German Kuchen

A coffee cake with cherry pie filling.

Kuchen um Luna
Kuchen um Luna by Gruban, on Flickr

Kuchen is the German word for cake and applies to a wide variety of cakes, including cheesecakes (made with the German cheese Quark) and butterkuchen, a variety where flakes of butter are distributed throughout the dough, creating delicious holes in the final baked product. But generally speaking, when someone in the U.S. mentions a kuchen, they’re talking about a coffee cake.

This has something to do with Germany’s odd relationship to coffee. Coffee first came to Europe when Turks fleeing occupied Vienna in 1529 left behind bags of coffee, but coffee didn’t proliferate in Europe until a less dramatic Turkish invasion–two servants of a merchant who quit their master’s employ to make a coffee house in London in 1652.

From there, coffee traveled to Italy and France, and finally in 1673, Germany had a coffee house of its own. While women were generally allowed in German coffee houses, the habit was considered a vice, and vice in general was thought to be a masculine undertaking at the time. In the early 18th century, Bach wrote the cantata “Schweigt Stille, Plaudert Nicht,” (“Be Still, Stop Chattering”), a story of a father trying to break his daughter’s habit of coffee-drinking to find her a husband. (It includes a love song–sung by the daughter to her coffee.)

To enjoy coffee in a non-judgmental atmosphere, 19th century German women started to gather together and organize kaffeekr√§nzchen, or coffee parties. (Ultimately the word kaffeeklatsch would be coined to describe gender-neutral meetings like this, combining the words for coffee and gossip., but that wasn’t until decades later). From these gatherings, the German tradition of a 3 PM coffee and cake break began, and it’s still observed to this day, although not quite as religiously. It’s a bit like Brits and their tea, really.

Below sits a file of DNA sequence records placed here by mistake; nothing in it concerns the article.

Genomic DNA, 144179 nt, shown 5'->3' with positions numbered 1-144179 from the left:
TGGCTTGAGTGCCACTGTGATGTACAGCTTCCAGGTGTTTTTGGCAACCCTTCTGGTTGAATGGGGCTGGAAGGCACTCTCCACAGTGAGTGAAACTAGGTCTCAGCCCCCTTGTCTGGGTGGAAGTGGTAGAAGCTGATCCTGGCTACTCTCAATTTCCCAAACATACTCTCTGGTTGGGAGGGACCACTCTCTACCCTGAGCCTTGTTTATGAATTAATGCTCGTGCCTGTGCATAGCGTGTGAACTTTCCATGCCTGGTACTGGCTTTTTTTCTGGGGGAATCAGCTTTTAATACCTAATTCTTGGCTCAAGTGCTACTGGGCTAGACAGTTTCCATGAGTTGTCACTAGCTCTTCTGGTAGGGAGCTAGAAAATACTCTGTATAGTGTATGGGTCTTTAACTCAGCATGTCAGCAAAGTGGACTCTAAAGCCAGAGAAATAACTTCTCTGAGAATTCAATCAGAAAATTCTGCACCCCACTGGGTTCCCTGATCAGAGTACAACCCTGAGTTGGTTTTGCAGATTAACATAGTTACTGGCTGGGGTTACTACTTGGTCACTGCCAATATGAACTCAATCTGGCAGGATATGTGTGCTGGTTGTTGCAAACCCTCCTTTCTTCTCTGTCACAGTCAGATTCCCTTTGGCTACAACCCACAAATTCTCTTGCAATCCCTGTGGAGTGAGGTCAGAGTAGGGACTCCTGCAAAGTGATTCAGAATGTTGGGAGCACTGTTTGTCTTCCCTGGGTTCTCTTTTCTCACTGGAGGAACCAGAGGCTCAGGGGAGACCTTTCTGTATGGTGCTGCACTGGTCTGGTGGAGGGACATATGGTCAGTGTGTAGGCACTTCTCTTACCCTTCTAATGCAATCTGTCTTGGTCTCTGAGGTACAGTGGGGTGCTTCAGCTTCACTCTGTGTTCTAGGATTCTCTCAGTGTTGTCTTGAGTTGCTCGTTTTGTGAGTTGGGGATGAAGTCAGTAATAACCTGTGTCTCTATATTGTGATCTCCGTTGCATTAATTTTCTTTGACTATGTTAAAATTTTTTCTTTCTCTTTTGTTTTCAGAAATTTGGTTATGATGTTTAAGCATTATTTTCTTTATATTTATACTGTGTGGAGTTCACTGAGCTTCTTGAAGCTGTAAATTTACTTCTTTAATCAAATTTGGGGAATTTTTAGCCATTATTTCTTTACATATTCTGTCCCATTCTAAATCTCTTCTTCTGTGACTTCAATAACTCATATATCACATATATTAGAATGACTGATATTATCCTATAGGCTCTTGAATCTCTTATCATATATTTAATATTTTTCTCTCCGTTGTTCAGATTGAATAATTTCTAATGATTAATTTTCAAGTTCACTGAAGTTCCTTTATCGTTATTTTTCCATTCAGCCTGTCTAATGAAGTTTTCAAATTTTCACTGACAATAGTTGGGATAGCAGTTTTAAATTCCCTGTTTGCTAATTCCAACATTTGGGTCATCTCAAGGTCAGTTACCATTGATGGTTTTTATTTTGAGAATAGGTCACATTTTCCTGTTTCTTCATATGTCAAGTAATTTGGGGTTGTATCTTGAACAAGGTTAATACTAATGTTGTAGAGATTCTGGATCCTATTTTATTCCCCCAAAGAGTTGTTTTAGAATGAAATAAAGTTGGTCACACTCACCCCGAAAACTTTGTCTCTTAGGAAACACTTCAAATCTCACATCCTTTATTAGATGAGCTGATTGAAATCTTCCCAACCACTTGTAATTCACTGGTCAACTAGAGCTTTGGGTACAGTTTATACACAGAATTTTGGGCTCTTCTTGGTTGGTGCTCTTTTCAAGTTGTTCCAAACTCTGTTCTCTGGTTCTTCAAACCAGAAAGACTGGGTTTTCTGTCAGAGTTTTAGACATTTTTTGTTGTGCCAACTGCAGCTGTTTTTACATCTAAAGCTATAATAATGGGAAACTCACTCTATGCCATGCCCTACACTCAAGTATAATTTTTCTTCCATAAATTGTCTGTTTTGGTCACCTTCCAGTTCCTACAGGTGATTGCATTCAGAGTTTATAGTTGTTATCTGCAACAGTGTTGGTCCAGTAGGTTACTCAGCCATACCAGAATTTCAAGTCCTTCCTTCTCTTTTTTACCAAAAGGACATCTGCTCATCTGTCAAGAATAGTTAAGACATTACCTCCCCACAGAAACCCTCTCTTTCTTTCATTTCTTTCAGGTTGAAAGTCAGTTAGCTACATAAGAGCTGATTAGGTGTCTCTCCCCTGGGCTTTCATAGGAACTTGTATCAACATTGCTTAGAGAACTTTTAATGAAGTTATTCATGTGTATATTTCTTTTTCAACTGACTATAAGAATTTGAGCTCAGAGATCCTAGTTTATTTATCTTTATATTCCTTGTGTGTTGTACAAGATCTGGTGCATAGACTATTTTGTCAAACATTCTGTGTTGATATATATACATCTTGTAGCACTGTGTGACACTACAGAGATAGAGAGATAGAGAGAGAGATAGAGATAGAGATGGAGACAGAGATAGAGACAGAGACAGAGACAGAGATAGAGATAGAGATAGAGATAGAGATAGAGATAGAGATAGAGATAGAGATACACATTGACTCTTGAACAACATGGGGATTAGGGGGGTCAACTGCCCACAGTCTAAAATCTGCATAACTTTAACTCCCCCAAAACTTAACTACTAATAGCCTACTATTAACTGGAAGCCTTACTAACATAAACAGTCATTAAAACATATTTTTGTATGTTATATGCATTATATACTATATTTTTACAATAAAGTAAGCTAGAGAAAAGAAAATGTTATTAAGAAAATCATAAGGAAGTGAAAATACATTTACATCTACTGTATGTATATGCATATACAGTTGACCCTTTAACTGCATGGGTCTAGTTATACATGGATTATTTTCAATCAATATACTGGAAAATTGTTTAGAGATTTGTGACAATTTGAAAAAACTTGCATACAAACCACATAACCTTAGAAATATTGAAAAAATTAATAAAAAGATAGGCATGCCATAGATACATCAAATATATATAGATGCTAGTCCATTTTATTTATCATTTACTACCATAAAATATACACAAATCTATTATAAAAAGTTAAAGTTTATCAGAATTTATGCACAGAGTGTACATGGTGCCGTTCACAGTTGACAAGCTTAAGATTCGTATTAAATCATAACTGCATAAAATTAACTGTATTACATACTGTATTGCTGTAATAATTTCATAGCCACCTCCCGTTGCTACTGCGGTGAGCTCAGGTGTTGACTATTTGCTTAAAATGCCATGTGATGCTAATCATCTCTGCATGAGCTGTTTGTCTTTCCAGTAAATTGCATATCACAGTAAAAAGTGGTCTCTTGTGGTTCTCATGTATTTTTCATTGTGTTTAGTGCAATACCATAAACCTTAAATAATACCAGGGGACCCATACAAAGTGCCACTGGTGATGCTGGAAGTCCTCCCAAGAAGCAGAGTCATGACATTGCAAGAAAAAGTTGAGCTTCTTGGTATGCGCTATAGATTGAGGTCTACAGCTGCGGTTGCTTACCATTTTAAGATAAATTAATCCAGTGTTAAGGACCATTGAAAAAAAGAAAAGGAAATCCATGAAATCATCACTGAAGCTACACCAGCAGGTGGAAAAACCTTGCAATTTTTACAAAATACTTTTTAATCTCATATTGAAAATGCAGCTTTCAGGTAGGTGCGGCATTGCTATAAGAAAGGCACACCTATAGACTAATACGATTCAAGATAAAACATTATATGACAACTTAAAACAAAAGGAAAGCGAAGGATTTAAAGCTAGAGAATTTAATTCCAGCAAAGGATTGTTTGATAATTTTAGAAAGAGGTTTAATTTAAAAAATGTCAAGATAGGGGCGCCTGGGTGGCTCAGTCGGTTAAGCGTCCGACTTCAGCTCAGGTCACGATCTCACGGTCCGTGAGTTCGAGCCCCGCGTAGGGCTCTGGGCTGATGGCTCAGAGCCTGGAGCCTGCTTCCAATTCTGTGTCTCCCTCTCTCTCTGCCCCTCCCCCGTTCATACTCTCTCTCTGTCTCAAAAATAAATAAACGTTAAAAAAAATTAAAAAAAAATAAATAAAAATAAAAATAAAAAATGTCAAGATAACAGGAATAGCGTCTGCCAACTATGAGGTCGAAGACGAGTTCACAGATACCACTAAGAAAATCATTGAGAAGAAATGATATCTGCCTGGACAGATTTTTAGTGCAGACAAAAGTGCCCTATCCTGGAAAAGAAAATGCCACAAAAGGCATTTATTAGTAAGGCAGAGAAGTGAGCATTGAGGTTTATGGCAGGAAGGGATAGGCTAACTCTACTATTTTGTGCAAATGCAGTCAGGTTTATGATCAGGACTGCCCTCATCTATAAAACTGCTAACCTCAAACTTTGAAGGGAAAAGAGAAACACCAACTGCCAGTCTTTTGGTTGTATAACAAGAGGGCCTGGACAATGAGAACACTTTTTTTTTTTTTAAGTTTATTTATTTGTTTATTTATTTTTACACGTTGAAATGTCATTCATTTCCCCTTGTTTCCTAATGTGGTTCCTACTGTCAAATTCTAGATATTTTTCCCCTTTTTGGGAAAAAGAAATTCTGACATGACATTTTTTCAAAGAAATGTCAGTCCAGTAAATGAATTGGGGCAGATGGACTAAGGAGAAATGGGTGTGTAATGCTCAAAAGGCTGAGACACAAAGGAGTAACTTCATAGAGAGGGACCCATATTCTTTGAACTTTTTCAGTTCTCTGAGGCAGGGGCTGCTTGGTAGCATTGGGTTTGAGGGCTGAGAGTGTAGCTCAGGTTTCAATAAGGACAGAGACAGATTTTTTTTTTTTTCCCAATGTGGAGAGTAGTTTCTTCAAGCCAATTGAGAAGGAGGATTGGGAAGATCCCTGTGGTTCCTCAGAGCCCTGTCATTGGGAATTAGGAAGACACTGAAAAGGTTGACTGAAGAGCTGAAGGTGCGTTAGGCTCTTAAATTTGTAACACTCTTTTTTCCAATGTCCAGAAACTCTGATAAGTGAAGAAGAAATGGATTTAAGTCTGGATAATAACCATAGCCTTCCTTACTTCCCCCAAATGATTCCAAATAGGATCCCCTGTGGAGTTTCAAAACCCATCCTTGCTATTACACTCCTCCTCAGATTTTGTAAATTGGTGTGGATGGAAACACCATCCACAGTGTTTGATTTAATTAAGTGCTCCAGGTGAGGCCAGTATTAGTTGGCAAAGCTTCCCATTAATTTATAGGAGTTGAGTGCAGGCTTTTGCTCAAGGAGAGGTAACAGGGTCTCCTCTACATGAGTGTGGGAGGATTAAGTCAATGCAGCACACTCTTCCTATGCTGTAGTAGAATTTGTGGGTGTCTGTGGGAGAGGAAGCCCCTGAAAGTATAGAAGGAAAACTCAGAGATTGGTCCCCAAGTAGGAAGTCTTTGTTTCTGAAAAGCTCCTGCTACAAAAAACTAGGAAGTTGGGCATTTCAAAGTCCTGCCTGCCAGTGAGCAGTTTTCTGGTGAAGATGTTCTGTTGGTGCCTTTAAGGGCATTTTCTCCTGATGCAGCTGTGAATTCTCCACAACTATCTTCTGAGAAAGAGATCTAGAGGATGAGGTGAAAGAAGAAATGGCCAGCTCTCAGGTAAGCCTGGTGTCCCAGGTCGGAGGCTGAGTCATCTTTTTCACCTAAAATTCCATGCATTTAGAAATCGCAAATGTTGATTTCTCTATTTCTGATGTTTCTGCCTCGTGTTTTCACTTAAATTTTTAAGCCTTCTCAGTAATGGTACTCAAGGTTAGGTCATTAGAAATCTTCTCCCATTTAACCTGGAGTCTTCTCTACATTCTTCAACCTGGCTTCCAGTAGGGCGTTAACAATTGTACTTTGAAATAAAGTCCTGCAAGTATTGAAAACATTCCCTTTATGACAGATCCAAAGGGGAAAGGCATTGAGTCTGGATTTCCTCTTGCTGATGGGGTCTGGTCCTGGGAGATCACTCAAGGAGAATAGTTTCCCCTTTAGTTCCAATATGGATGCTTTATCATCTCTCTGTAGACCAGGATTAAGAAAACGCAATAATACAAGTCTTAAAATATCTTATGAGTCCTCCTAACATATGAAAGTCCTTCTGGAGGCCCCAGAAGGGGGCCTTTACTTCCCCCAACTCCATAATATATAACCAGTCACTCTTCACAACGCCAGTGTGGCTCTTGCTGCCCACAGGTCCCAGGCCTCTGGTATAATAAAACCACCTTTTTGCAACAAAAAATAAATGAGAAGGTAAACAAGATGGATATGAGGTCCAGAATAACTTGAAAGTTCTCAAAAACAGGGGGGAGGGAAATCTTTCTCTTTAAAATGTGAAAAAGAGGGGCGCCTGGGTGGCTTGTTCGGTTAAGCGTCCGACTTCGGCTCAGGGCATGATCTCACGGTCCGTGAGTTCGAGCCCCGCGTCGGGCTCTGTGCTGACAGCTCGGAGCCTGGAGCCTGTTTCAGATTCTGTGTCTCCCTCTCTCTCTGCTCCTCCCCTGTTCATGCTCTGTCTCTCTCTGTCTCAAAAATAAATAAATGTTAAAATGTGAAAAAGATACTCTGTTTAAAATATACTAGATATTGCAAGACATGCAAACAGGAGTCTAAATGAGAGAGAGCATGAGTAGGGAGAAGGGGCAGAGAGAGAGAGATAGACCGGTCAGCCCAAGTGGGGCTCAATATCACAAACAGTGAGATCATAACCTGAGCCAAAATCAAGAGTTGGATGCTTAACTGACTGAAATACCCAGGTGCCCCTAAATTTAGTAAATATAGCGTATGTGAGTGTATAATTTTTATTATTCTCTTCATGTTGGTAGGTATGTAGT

The odd part? Germany is the second biggest exporter of coffee in the world, behind Brazil. Which is strange, given that coffee doesn’t grow in Germany. It makes sense when you think about roasting coffee as a technological accomplishment.

German immigrants brought the kuchen to the U.S.; consider this advertisement from the October 1, 1897 edition of The (Richmond, Virginia) Jewish South:

Kuchen for Yom Kippur.
——

Cheese, Apple, Peach, and Cinnamon Kuchen for Yom Kippur. Also Bread and Cake for the Holidays.
Kass & Cone, 1020 Hull street, Manchester. Bell ‘Phone 480.

—————-
coverFrom a stapled collection of recipes from my preschool, c. 1982, in University Heights, Ohio.

 

German Kuckin

1 c. butter or margarine
1-1/2 c. sugar
3 eggs, well beaten
2 c. flour
1/2 t. salt
1 t. vanilla
1 can cherry pie filling
chopped nuts for top

Cream butter and sugar together. Add beaten eggs. Mix in flour, salt and vanilla. Spread cherry pie filling on batter and top with remaining batter. Sprinkle nuts on top.

Bake at 350 deg. until brown, about 50 minutes.

Carl Miller



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